The New York State Banking Department said Tuesday that it had issued an enforcement order against Citigroup Inc. for failing to live up to the spirit of a low-income lending agreement related to approvals for the 1998 merger that created the company.
The agency said it had required Citi - which consented to the order - to meet a minimum dollar target for lending in underserved communities, waive $1 million of fees on some low-interest loans made in those communities, and establish three new loan branch offices in predominantly minority communities in New York City.
The order stems from an agreement the then-Citicorp struck with the state when it sought approval for its merger with Travelers Corp. Under that pact, Citicorp had consented to making lending projections for low-income areas.
In order to meet these projections last year, Citigroup mailed large numbers of "live" checks of $500 to $1,000 to borrowers at Christmas, and it counted the checks as "home improvement loans," the state banking department said.
A Citigroup spokeswoman said that neither the 1998 agreement nor the Home Mortgage Disclosure Act, a 1975 law requiring lenders to report loans they make to underserved communities, specifies a loan's minimum size, an assertion the banking department did not dispute.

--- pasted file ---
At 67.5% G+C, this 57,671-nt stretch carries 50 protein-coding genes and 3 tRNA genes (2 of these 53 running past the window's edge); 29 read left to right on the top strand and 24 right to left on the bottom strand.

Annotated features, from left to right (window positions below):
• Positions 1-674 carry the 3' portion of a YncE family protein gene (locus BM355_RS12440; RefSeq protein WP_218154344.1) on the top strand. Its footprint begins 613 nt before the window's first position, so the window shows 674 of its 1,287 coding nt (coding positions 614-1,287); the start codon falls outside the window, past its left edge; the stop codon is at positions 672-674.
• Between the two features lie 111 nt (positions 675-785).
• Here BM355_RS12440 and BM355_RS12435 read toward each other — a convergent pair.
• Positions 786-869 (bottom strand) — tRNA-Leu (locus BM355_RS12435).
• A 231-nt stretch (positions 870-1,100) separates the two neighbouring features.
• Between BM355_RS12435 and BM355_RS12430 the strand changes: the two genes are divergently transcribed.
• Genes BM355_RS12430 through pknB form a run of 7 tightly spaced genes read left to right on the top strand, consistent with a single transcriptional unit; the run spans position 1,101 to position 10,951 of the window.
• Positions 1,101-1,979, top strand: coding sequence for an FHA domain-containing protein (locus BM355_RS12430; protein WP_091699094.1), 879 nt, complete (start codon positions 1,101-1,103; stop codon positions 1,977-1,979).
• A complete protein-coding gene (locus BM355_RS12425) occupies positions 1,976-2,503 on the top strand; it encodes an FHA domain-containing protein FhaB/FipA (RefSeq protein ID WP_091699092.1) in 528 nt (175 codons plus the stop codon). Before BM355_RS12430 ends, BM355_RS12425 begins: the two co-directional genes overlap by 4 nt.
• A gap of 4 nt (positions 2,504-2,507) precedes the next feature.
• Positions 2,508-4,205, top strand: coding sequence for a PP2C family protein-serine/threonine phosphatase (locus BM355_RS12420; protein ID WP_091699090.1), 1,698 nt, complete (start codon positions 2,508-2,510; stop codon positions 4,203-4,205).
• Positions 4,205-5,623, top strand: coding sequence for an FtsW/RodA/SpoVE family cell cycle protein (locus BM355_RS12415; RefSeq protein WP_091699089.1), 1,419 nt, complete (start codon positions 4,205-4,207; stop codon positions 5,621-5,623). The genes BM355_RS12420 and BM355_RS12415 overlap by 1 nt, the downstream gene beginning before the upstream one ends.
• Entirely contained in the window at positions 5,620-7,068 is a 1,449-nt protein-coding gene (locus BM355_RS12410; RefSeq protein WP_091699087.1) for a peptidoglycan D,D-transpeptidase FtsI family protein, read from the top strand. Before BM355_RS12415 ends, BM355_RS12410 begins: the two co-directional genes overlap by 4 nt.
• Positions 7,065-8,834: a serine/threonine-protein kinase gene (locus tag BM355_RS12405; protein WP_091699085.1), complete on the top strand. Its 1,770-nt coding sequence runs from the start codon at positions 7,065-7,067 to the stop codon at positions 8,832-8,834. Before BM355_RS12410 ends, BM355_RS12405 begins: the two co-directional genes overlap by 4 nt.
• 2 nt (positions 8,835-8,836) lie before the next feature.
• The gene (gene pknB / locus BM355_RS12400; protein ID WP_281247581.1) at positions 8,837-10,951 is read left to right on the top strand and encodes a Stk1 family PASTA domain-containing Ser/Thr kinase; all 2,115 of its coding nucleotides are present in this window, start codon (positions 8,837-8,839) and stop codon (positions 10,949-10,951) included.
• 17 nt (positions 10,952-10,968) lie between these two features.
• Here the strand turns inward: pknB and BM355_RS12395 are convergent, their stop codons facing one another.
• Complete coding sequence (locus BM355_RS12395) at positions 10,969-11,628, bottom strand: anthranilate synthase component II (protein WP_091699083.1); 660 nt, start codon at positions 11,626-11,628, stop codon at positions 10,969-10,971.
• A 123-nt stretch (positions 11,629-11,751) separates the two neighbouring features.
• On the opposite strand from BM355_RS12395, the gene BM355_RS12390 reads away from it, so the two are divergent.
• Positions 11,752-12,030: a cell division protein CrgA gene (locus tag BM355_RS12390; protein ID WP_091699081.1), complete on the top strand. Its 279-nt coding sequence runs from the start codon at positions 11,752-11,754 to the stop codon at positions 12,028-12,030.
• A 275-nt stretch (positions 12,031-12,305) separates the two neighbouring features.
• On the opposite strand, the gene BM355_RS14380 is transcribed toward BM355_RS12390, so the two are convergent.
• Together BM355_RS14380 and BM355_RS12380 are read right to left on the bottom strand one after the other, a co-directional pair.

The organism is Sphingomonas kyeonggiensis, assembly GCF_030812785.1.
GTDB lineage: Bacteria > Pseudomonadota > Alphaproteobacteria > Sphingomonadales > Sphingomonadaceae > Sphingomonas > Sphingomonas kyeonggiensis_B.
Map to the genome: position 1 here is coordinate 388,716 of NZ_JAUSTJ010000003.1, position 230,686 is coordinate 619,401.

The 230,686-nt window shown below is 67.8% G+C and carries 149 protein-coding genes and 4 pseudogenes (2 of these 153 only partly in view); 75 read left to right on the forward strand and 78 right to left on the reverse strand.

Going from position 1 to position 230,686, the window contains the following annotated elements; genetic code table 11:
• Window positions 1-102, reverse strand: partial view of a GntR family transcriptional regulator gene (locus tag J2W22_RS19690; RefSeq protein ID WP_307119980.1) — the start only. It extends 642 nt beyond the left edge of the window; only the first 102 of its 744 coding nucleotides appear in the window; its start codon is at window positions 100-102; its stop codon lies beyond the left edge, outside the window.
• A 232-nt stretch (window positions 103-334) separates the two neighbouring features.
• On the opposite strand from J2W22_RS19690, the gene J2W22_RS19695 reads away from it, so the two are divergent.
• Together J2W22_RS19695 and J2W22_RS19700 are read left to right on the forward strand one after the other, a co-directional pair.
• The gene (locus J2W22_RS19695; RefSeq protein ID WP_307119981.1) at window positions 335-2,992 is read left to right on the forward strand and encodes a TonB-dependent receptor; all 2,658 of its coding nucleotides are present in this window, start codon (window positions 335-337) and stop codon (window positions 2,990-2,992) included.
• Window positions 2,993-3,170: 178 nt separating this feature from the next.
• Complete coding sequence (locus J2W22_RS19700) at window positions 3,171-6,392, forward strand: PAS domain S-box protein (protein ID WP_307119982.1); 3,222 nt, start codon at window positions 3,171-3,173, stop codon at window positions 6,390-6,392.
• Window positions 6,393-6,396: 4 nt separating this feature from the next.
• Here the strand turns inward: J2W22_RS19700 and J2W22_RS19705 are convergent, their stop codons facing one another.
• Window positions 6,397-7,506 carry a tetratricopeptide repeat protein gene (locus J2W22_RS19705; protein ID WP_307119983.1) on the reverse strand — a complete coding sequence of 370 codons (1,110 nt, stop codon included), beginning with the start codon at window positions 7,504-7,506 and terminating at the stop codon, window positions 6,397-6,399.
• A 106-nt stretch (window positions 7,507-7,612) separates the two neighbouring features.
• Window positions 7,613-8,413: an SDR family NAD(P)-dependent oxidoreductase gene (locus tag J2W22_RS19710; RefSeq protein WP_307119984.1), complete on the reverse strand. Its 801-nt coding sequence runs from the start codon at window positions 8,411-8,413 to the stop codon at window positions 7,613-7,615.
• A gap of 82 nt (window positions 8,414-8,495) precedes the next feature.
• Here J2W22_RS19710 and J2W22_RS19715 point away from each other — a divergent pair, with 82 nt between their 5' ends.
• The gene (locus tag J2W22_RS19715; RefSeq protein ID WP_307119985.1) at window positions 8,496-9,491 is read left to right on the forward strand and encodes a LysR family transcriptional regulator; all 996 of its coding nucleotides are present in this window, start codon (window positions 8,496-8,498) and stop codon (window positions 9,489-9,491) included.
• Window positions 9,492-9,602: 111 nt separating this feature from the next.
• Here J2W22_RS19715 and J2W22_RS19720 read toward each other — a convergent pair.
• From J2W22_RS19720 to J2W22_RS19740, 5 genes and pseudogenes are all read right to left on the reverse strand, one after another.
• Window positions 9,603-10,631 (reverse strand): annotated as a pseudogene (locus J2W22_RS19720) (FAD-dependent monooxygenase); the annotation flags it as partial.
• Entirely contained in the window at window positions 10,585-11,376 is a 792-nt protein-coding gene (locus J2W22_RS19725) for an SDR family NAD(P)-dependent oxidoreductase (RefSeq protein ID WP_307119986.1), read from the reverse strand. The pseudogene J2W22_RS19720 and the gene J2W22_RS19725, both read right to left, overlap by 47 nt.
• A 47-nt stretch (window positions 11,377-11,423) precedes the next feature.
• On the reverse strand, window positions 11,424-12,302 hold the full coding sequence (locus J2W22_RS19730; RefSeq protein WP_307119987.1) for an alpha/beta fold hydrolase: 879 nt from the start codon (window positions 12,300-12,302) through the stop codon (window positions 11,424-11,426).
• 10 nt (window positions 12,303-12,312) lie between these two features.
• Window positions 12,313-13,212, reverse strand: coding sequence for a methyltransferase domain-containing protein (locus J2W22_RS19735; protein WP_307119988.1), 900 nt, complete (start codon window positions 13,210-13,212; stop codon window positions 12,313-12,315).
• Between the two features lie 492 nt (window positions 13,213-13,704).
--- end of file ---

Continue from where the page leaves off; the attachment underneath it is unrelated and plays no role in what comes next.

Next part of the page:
However, state regulators said they considered the checks to violate the spirit of the agreement, because they did not represent "meaningful" loans, and it concluded that the checks should not count toward Citigroup's goals.
According to the Banking Department, this is the first time a federal or state regulator has ever required a financial institution to commit to minimum loan target projections.
Citi's lending operations are receiving attention elsewhere; in a lawsuit, the Federal Trade Commission alleges that Associates First Capital Corp., a subprime lender the New York-based financial services giant bought last fall, engaged in abusive lending practices.
On Tuesday, Citigroup projected that it would lend as much as or more than the adjusted aggregate of other lenders in predominantly minority communities through 2003.
Elizabeth McCaul, the New York State Superintendent of Banks, said in a press statement: "We are ensuring that the lending projections made to New Yorkers are honored. I am confident that the new projections will be met, and that Citigroup is fully committed to making these loans."